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Playing the Numbers: Gambling in Harlem between the Wars Hardcover – June 14, 2010

3.3 out of 5 stars 6 customer reviews

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Editorial Reviews

Review

Playing the Numbers is a gripping, sometimes violent, often humorous tale of politics, commerce, community and culture, a must-read for anyone remotely interested in the history of Harlem or the mechanics of the most elaborate informal economy in the nation. (Robin D. G. Kelley, author of Thelonious Monk: The Life and Times of an American Original)

A brilliant reconstruction of a critical African American--and American-- institution. Essential reading for those who play and those who don't. (Ira Berlin, author of Many Thousands Gone: The First Two Centuries of Slavery in North America)

Deeply and imaginatively researched, Playing the Numbers reveals how a simple game of chance evolved for thousands of Harlemites in the 1920s into a central part of their everyday life. A fascinating study of the interior of black society, the sights, styles, and sounds of the black metropolis. (Leon F. Litwack, author of Trouble in Mind: Black Southerners in the Age of Jim Crow)

Most folks living in Harlem in the 1920s "hadn't heard of the Negro Renaissance," Langston Hughes once observed. "And if they had, it hadn't raised their wages any." But everyone in Harlem knew about the numbers, and those who hit the daily "gig" earned plenty. ..... This is a wonderful, unconventional, utterly original book. (James T. Campbell, author of Middle Passages: African American Journeys to Africa, 1787-2005)

Long before the arrival of glossy state-run lotteries in the 1960s and '70s, smaller lotteries--illegal, but almost as well-organized as a Powerball drawing--thrived in poor neighborhoods. In Chicago, the lotteries were known as the policy racket. In New York, they were called the numbers game. The history of these illicit enterprises is a picaresque mélange of race and class, business acumen and organized crime. A significant part of the story--Harlem during the 1920s and 1930s--receives a thorough and insightful treatment in Playing the Numbers, which recounts a flowering of black entrepreneurship in addition to capturing how integral the numbers game was to the lives of average Harlemites...Playing the Numbers brims with fascinating, colorful stories about a little-known facet of New York life. (Michael J. Agovino Wall Street Journal 2010-05-05)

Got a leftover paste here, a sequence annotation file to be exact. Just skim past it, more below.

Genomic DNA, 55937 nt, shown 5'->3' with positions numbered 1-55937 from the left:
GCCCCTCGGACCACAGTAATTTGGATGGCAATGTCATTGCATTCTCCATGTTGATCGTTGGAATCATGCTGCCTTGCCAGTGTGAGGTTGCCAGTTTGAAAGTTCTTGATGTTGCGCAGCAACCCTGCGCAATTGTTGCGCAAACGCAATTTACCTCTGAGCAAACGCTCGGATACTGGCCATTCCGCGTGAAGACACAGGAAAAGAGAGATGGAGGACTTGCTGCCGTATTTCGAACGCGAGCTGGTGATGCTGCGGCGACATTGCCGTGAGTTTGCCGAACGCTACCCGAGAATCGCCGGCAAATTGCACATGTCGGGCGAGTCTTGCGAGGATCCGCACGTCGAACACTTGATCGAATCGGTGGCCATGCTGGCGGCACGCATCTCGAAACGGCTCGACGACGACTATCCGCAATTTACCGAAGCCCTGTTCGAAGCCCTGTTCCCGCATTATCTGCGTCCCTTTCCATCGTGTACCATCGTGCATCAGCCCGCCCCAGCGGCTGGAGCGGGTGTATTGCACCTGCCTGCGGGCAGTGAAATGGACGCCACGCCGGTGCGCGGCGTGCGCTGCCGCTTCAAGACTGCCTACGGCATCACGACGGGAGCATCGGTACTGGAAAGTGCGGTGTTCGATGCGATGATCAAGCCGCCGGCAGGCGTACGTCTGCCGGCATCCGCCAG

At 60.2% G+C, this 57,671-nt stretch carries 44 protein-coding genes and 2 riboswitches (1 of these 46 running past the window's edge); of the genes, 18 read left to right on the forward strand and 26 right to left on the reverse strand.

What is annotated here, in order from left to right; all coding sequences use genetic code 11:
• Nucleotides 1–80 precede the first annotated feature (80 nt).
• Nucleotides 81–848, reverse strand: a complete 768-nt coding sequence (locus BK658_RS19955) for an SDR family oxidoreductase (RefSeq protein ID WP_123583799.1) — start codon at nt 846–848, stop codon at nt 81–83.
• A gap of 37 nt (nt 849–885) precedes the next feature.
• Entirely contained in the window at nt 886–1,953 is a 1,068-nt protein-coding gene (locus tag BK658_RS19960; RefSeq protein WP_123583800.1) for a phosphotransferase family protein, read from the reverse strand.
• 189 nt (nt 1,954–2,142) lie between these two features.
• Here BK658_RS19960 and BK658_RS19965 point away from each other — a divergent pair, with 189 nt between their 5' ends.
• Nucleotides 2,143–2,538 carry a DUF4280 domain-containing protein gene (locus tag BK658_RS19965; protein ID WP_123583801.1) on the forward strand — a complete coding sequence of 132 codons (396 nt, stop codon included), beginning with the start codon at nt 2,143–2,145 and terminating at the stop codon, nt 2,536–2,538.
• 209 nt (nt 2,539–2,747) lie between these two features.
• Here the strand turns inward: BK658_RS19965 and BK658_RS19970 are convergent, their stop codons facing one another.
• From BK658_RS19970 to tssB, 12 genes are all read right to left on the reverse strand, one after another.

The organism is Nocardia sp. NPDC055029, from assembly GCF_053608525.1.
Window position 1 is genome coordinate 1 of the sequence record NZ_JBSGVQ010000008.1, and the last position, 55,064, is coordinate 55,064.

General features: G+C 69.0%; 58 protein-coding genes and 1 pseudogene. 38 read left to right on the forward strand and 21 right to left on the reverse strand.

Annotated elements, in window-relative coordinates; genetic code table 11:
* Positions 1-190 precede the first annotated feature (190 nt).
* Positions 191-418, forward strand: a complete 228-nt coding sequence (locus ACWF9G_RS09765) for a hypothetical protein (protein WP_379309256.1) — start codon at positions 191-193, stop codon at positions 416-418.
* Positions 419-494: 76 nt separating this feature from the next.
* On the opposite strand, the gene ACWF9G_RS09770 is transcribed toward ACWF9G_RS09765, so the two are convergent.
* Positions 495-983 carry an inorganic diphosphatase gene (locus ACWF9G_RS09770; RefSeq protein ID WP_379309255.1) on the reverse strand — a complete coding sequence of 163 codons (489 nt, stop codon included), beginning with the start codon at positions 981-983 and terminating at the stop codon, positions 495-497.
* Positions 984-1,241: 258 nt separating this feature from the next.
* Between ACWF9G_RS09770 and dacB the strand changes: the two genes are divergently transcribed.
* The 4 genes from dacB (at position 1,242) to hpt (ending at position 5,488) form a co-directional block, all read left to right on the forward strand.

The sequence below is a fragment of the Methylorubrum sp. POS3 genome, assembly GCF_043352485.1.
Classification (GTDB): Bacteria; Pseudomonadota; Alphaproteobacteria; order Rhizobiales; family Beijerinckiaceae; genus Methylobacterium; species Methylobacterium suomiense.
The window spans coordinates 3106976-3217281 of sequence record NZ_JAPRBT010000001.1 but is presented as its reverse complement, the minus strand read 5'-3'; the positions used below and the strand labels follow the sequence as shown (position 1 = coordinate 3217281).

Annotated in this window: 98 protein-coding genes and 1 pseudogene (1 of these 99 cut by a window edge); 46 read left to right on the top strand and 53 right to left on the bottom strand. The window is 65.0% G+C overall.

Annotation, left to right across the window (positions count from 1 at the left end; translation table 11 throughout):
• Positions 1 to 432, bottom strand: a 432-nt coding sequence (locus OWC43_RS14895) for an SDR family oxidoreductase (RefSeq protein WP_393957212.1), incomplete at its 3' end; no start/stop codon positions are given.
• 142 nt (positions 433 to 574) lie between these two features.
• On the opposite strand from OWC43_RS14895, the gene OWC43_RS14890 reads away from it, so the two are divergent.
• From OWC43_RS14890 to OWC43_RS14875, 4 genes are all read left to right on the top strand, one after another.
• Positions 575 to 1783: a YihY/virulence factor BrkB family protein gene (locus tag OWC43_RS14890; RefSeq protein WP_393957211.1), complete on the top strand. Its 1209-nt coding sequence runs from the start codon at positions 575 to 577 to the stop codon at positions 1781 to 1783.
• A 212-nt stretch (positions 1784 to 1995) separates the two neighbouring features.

[Playing the Numbers] draws on an array of sources--from the back issues of Harlem's newspapers, to probation reports and the case files of the New York City district attorney, to the literature and memoirs of the Harlem Renaissance--to illuminate the scope of the numbers game and the sometimes harmless, sometimes farcical, often sociable, but ultimately insidious ways it permeated nearly every aspect of Harlemites' daily lives and even their dream lives. The result: an intricate sociology of organized crime. (Benjamin Schwarz The Atlantic 2010-07-01)